First Aid For Birds – How To Treat A Bumblefoot Infection

Eagle owl

Pododermatitis, commonly known as “bumblefoot”, has become a frequently seen disease in companion and aviary birds. Pododermatitis is a general term for any inflammatory or degenerative condition of the avian foot. Pododermatitis may occur in any avian species, but is particularly problematic in permanently and temporarily captive birds, such as birds of prey, chickens, turkeys, ducks, geese, swans, waders, seabirds as well as canaries, finches, budgerigars and cockatiels.

Mute swan
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Treatment of Avian Pox

Sparrow

Most avian species are susceptible to one or more of the avian poxvirus strains and / or species. It has been reported that naturally occurring avian pox infections can affect about 60 species of wild birds, comprising 20 families. Poxviruses can be transmitted in a number of different ways. Even though they are unable to penetrate unbroken skin, small abrasions are sufficient to permit infection. The most common method of transmission is by means of biting insects such as mosquitos, mites, midges or flies. Many biting insects have been shown to be mechanical vectors only, transferring the virus from infected to susceptible birds by contamination of their skin-piercing mouthparts. Transmission can also occur directly by contact between infected and susceptible birds or by contact with contaminated objects, such as bird feeder perches. Aerosol transmission, although rare, can occur from viruses being carried along with dust, particularly in confined situations such as aviaries. At the time of year when vectors are at the highest numbers, avian pox transmission is greatest.1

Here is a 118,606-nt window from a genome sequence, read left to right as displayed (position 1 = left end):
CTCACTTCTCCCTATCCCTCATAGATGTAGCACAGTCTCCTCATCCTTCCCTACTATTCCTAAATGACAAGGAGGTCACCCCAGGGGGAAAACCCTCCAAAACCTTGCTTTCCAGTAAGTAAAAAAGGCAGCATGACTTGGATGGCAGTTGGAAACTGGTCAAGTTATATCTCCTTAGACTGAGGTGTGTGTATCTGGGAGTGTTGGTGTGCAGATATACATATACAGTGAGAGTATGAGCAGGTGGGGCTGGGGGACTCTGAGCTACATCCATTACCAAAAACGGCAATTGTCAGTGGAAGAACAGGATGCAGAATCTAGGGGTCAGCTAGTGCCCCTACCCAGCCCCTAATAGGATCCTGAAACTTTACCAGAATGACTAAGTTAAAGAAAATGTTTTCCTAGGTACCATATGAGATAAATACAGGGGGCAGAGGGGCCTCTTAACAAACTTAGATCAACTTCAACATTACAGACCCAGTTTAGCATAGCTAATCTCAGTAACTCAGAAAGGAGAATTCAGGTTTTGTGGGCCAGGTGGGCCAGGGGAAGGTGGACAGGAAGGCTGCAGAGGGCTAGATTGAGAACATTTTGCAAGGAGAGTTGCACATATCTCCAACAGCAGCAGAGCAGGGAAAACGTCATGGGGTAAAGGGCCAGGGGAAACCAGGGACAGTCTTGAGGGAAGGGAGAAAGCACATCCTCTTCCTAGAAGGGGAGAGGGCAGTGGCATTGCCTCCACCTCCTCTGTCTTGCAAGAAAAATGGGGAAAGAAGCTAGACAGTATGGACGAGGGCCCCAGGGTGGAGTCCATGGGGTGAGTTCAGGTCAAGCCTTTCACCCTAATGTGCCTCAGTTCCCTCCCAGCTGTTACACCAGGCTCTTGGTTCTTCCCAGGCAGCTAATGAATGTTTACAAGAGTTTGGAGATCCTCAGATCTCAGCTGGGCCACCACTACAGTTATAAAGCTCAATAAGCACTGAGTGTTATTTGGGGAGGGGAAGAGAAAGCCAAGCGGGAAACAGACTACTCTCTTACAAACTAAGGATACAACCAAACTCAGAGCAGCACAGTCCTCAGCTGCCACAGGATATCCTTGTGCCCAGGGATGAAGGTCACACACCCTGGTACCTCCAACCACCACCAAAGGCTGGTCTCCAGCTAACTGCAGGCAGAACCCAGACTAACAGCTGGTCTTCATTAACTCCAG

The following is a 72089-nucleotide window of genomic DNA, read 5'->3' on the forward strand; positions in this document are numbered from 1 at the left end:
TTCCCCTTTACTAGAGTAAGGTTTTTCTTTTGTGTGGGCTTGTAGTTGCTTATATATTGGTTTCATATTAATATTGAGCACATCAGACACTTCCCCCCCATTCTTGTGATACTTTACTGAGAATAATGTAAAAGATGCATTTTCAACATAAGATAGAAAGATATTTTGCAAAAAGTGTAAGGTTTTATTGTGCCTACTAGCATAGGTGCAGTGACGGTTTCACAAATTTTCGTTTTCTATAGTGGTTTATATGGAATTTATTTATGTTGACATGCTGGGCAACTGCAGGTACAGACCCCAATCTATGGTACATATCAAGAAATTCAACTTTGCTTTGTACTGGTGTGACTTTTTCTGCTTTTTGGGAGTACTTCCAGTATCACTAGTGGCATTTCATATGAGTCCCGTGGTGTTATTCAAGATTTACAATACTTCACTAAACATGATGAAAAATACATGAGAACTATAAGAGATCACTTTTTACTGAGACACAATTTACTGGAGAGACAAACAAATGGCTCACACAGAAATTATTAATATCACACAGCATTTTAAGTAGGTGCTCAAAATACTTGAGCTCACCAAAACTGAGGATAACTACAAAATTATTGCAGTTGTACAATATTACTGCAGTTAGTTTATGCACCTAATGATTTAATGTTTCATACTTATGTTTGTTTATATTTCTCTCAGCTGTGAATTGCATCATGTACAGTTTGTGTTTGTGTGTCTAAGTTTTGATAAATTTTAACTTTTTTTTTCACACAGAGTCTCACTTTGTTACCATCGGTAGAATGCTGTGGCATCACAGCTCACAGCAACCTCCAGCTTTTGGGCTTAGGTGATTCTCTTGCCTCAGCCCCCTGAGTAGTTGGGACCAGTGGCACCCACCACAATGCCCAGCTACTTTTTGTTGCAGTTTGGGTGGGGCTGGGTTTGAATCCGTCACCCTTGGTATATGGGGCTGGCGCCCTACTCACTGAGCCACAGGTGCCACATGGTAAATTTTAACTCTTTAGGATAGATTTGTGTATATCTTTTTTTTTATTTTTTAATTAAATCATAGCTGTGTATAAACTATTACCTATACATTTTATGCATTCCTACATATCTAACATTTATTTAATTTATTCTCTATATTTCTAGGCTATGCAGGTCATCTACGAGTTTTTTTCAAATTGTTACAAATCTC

Wood pigeon
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Jackdaw Saber – An Obituary

Jackdaw Saber
Podcast – Jackdaw Saber – An Obituary

We rescued jackdaw Saber as a juvenile bird in June 2014, after we managed to free him from his entanglement in an insufficiently deployed and damaged nylon bird net. We found him hanging head down on his leg whilst his wing was twisted and entangled in the loose strands of the damaged net. Saber must have been trapped in this position for a prolonged period of time, as he was very weak, barely responsive and in shock. Saber suffered severe soft tissue injuries to his left wing, a subluxated hock joint and a paralysis of the left foot caused by nerve damage.

Jackdaw Saber
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The Problem Of Wing Clipping

Rook

Over the years we have been contacted repeatedly by rescuers and lay people, who were caring for corvids such as magpies, jackdaws and crows, and who observed that their foster birds showed difficulties with flying despite appearing otherwise fit and healthy. Some of these birds demonstrated abnormal flight feathers and showed an unusual or even abnormal behaviour not normally expected in wild birds. A closer assessment of the plumage showed quite quickly that these birds had been wing clipped.

What is feather or wing clipping, and why is this being done?

Magpies
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